...For example, has anyone done work using weekly or monthly pivot points? You might think of taking action when the price gets in the S1 level. If so, were there other technical indicators used like candlesticks or MACDs use to trigger a position?

I have not done any work with this (yet) but I may incorporate some of this type of information in an update to the Weekly Pivots that I am currently working on. I'll post more when I've finished the software. It will expand the stocks and pivot types that can be seen.

quote:
If the price dropped to an S1 level around $40, I would sell puts say with a 36 point strike price (out of the money)

Why out-the-money and not at-the-money. I was under the impression that the premium was highest at-the-money and with 1 month to go the accelerated decay at this price would be most acute.

quote:
Day Trading: I have not used pivots when selling options. I suspect that they might be useful in this timeframe. I WOULD LIKE TO LEARN IF ANYONE HAS USED THEM OR HAS AN OPINION O/N HOW THEY (weekly and/or monthly pivots)may be used for longer term 2-4 week investments.

The most important questions to ask here is how are you going to measure the success of any arbitrary pivot set that you pick. Say you are going to test 2, 3, and 4 week pivots. What factors are you going to look for in the subsequent days to determine success? For example, just look at the extremes (highs and lows) and see if the stop loss have blow out?
I look forward to seeing this work in your weekly pivots. How would you compare the effectiveness of weekly pivot levels vs. daily levels? Are weekly pivot levels in the same ballpark with daily pivots? You may not have a strict mathematical answer but I would still like to know your feeling. Can you say that monthly pivot levels are of any value? Do they appear to act as areas of support and resistance? Please consdier publishing them, too.

The advantage of out of the money options is that you can be somewhat wrong with the direction of the market and still collect the full premium. Yes, you would collect more money with an in the money option, but if the price moved against you, you likely would loose money. For exaample, say the price of a stock was 100 and you sold an 90 put. If the price dropped down to 95 at expiration, you still get to keep the full premium you took in. It is true this is not a "homerun" strategy, but if you can pick up 4% in a month with a high probability of picking up tht 4%, you did well. If you sold a 105 put and took in $2 and the price went up to 102 at expiration, you would have lost $1.

You pose a good question regarding measuring results. I am not sure I have a good answer for it. However, say your stock was 100 when you sold the put. If after you took your position, the stock was never more than, say 2%, below 100, then you likely made money. If during that time the S&P 500 fell by more than 5% and your stock fell less than 2%, that would be a good indication that you were on to something good.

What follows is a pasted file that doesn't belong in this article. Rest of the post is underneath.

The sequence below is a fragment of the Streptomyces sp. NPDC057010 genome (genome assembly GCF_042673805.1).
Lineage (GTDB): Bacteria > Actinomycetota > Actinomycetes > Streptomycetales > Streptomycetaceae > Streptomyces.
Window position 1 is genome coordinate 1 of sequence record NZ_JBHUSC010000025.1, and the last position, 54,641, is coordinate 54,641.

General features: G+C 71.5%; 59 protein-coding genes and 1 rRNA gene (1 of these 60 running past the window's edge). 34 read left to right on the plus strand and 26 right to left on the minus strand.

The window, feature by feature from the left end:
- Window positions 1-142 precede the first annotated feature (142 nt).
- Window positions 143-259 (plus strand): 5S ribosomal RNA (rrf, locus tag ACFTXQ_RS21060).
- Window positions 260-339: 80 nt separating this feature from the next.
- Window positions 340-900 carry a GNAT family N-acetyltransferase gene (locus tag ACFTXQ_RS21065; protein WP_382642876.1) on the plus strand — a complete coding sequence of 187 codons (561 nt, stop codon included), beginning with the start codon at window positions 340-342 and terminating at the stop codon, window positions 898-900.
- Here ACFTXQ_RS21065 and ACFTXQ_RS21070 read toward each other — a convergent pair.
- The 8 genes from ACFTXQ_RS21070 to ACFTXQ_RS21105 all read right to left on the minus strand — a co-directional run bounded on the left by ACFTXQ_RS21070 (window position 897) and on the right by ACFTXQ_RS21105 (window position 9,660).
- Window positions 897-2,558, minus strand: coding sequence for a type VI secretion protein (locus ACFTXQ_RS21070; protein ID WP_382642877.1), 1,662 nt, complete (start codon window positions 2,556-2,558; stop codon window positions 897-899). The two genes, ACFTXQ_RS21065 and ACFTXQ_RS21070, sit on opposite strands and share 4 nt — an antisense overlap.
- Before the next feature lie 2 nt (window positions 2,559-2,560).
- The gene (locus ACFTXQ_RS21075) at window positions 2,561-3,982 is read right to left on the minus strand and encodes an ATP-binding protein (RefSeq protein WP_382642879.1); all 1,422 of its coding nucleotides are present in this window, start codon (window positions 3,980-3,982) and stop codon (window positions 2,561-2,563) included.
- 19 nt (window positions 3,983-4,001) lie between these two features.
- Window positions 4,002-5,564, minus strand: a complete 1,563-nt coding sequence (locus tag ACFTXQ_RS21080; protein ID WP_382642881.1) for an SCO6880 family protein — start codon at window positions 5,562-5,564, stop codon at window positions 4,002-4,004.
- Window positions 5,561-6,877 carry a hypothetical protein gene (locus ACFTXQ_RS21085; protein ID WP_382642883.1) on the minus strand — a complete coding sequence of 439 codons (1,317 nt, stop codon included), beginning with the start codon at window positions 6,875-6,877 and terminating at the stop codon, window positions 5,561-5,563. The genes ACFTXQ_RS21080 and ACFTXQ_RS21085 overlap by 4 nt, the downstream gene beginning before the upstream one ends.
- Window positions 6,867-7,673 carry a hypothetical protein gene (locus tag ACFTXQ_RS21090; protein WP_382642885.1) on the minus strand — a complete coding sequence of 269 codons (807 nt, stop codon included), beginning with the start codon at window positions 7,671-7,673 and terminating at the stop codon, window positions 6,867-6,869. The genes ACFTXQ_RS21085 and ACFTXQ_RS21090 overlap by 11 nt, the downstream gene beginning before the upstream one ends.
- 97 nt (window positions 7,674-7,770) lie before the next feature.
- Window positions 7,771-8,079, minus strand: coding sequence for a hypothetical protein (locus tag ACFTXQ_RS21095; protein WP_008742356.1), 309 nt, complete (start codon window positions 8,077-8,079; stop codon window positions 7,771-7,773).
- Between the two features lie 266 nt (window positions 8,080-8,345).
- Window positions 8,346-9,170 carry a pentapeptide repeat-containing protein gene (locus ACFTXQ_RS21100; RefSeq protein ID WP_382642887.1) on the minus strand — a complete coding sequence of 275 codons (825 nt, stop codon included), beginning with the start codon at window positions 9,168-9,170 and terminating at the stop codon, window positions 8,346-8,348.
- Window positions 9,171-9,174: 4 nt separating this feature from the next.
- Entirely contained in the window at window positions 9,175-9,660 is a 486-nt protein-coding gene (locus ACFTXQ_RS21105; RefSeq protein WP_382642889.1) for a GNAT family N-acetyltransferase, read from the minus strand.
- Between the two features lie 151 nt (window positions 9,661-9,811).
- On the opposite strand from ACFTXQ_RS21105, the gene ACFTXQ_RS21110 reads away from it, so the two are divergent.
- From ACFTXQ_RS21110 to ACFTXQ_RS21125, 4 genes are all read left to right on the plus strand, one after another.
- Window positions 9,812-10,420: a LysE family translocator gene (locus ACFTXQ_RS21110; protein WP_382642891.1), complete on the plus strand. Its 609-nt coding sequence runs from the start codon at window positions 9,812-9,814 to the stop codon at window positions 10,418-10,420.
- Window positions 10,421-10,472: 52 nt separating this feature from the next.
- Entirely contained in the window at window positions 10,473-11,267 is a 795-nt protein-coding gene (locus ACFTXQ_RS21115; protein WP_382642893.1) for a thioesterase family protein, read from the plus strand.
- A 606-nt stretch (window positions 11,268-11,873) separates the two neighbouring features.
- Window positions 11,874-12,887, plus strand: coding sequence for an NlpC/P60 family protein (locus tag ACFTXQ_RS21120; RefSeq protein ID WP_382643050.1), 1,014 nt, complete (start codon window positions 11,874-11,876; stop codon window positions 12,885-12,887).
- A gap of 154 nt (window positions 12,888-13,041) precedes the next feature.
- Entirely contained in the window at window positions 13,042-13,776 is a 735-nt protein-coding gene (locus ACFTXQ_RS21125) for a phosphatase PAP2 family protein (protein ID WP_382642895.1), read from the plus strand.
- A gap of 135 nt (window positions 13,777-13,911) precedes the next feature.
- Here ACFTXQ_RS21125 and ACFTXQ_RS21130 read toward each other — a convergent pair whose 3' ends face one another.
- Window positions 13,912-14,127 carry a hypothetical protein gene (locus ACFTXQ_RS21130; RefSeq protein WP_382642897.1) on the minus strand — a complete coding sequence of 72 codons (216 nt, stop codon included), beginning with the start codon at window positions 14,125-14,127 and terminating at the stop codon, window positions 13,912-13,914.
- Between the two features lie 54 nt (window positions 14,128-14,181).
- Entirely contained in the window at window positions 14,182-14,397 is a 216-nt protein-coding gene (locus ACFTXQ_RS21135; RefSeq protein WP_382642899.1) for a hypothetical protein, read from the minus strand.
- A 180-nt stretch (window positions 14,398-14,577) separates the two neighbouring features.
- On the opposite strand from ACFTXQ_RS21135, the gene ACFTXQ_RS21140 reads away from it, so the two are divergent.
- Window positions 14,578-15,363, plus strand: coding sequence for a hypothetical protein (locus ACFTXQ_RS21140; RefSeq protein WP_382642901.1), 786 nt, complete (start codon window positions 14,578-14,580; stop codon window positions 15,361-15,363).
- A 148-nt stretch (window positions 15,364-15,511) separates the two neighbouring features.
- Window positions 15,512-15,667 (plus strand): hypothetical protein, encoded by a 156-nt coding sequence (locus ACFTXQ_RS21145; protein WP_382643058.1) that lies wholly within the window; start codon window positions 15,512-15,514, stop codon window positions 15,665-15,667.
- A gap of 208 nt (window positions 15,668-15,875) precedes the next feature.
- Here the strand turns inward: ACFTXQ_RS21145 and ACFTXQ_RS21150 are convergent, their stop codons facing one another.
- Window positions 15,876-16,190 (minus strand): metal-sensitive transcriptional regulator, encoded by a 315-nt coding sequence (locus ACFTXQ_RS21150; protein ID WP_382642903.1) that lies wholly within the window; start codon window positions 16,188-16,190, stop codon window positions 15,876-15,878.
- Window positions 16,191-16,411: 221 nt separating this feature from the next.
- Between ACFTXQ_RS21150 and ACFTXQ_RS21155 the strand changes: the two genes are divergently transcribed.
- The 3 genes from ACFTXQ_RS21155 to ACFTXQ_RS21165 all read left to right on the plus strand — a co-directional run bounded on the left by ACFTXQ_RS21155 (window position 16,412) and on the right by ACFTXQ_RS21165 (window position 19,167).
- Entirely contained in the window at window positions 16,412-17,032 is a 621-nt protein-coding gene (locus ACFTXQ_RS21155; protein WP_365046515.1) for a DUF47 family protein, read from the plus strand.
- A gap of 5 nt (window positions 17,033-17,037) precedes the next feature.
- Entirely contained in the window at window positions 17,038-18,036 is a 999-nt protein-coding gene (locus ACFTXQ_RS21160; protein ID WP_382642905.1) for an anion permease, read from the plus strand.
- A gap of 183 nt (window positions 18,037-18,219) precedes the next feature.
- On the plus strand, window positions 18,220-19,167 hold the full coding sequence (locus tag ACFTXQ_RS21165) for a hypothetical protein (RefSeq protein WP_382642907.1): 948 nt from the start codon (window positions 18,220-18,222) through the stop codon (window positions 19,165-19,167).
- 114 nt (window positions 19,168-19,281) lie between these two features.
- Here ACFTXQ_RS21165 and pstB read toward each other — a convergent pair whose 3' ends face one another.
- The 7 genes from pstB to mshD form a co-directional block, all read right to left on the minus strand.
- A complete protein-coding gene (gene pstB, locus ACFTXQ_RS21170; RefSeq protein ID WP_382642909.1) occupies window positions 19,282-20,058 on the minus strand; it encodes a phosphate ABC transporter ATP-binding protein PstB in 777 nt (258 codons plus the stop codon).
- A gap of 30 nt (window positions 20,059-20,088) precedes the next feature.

quote:
Originally posted by chipmunk

How would you compare the effectiveness of weekly pivot levels vs. daily levels? ... Can you say that monthly pivot levels are of any value? Do they appear to act as areas of support and resistance?

I'm always a bit dubious of calendar based pivot numbers, for example by week or month. I don't see any reason why they should be of value - i.e. no logical reason. I would lean towards a simulated trailing month or week. So for example have a trailing/rolling 5 trading day pivot calculation to replace a weekly one or 20 trading day for a monthly pivot.
quote:
The advantage of out of the money options is that you can be somewhat wrong with the direction of the market and still collect the full premium.

But is the premium not best value (for the option writer) for the at-the-money option?
quote:
You pose a good question regarding measuring results....the S&P 500 fell by more than 5% and your stock fell less than 2%, that would be a good indication that you were on to something good.

Where would your stop be?
I would like to add a few comments about the selling options strategy especially for (futures options) :

Yes i agree that selling is much more tempting than buying but people should/must be aware of few things :

-By selling you know the maximum profit you can get BUT you theorically don't know the maximum loss ... well until you decide to cut/buy back your options SO the stop/cut condition is VERY VERY essential with that selling method - believe me.

-But when selling the theta (time decay) works with you and on sideways (flat) or slow paced market you (generally) wins.
Well basically a seller will/should win on most market's trend EXCEPT on high/strong trend AGAINST him (by that i mean on crash or big rally weeks etc ...) , yes even on slow paced trend against him the seller can manage to win $ or at least to cut & close at near even if he is wise enough.